Taking one step into Xia’s work space makes one thing very apparent—you're in the presence of someone who loves bats. This artist doesn't just love bats from afar, she spends her days off taking care of orphaned or injured chiroptera.
Xia, also known as Alicia Fernandez, is a tattoo artist in Australia who works at Raven's Hollow in Melbourne and Harpoon & Highwater and Valley Ink in Brisbane. "When I came to Australia, I worked in a walk-in shop in a small town,” Xia says. “The studio was right in front of a bat colony and I instantly fell in love. I couldn’t believe how big they were—and chatty! I used to wait until sunset to watch them all flying away, and that was my comfort time."
Xia's love for animals came far before her move to Australia, as she spent most of her time as a child in Spain rescuing animals of all sorts. Then, after spending nine years trying to break into the tattooing world while in college, Xia was finally given an apprenticeship in South Korea. It would be her move to Australia that would truly ignite her tattoo career.
"One day I saw a lady walking around with a baby bat wrapped like a little burrito and of course I had to go and ask questions!” Xia explains. “She told me that she was a carer and that I could look after baby bats as well, and since back then I was really unmotivated and feeling a bit depressed, I thought this could be something to do for others that would make me feel needed. And I wasn’t wrong! I went through training, vaccinations and licenses and then I was ready to take my first orphans."
It wasn’t long before she had her first opportunity to put that training into action. "My first baby bat was a baby fruit bat named Chup (that was the little sound he would make when drinking milk) and I can’t explain with words how I felt when I saw his little face for the first time,” Xia says.“Baby fruit bats have very different personalities and I was lucky to look after such a gentle one for my first rescue. Bats are very hierarchical creatures and this one was a bit bullied by other bats as a baby, so when he was with me, all he wanted was cuddles and pats."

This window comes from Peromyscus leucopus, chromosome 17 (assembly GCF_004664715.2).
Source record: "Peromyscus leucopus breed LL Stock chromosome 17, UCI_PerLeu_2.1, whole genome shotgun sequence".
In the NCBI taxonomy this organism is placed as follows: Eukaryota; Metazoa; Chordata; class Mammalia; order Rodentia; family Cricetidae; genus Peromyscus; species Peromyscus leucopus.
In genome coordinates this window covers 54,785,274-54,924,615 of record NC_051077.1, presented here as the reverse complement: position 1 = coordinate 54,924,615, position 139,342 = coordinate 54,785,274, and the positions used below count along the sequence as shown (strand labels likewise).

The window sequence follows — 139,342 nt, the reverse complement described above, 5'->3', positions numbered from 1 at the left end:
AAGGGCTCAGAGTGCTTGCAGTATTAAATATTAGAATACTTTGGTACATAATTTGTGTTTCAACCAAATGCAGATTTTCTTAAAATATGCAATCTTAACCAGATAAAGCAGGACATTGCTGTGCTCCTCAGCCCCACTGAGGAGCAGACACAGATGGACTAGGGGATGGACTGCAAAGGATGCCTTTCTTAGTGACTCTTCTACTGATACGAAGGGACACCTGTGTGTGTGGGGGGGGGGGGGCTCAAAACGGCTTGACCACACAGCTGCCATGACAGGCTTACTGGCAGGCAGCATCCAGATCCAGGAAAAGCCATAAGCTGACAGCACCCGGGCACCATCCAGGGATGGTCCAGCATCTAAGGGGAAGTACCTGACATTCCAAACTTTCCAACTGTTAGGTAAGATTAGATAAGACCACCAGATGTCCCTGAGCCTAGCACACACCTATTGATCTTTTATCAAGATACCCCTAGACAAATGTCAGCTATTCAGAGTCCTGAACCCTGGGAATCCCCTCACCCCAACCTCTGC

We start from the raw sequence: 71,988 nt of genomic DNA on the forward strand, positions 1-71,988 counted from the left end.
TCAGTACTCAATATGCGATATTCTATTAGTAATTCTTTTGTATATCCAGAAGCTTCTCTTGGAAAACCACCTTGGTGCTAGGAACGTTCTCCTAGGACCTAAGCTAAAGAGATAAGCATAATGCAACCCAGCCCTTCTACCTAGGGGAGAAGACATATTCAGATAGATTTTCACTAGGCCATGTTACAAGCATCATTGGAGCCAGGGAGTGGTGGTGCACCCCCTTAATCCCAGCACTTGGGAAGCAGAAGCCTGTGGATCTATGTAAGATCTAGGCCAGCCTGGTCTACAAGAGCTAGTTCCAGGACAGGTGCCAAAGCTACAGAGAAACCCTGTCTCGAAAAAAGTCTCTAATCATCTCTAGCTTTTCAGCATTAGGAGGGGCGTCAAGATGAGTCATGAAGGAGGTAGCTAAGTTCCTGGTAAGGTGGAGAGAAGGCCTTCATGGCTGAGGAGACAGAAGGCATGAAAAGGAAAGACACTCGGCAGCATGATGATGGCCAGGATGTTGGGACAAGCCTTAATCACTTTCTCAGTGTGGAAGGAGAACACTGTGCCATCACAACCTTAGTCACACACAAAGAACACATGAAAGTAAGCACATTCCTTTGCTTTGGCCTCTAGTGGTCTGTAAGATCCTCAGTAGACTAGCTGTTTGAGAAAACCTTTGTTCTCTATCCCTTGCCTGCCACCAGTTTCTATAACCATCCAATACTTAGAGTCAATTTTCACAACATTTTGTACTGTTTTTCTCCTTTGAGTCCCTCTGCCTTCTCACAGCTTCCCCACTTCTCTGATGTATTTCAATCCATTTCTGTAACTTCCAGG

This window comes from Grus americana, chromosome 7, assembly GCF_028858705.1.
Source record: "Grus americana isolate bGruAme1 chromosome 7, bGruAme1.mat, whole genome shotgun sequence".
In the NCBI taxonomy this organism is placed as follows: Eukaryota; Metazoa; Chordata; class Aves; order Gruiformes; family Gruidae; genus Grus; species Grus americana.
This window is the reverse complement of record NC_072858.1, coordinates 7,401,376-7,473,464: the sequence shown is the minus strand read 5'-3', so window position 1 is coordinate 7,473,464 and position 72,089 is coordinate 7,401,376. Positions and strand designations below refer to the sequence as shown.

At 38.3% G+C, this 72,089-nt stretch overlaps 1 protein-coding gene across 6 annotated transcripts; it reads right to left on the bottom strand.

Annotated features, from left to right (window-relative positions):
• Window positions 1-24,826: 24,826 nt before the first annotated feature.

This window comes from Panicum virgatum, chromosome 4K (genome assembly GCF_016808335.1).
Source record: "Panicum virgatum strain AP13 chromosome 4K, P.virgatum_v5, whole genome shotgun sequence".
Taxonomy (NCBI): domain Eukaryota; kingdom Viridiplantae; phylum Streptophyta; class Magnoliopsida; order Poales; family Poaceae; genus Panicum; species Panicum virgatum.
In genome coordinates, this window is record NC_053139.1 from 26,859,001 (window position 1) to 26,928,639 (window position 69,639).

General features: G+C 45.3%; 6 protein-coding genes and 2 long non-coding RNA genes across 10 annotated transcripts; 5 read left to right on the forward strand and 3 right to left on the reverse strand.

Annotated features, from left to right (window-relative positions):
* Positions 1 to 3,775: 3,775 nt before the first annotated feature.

Eventually, Xia's love for bats began to coincide with her love for tattoos and art. Xia shared, "The first bat I designed in my style was in 2017, when I was going through a transition stage. I was tattooing all these things that people expected of me as a female: florals, cute stuff, fine line. One year, I decided that this wasn’t what I loved. And that’s when I drew my first bat.
It took me a while until someone grabbed the design. In Northern Australia a lot of people are not massive bat fans (they're called flying rats) but when someone did (grab it), I was really happy and honestly, I remember enjoying that tattoo from start to finish."
Not everybody loves bats as much as Xia, some of her customers are pretty outspoken about their distaste for the creatures, so she spends a lot of her time trying to educate those around her. "Bats face a lot of discrimination as people are completely unaware that they are the main pollinators together with bees here in Australia,” Xia says. “When I lived in northern Australia, I had a client who hates bats with a passion. She told me that hundreds of them would choose a tree and ruin it (I have no clue how they can ruin a tree). I explained how bats are the ones who help new trees grow, and how there are no species that cut, burn and destroy trees—other than human beings. She still hates bats, but I won’t discriminate against her the way she discriminates against the bats, it’s just ignorance."
This empathy and passion for constant education is what Xia says is the most important aspect in both of her careers, "I take so much time on my designs and tattoo prep outside of work—I try to push my limits and learn with every tattoo—and I [also] do that with the bats. Those little devils eat every four hours when they are little babies, and I am always reading books or articles about them to make sure I become a better carer."
Xia isn't planning on stopping her tattooing or care for animals in the new year, she’s going full steam ahead.he now cares for opossums as well, and she has a bunch of new projects coming up in 2020. "I am really excited for 2020,” Xia exclaims.“I'm now organizing a few trips to the US/Europe and I'm focusing on larger pieces, paying special attention to composition and placement on the body. I'm working on a few back pieces at the moment."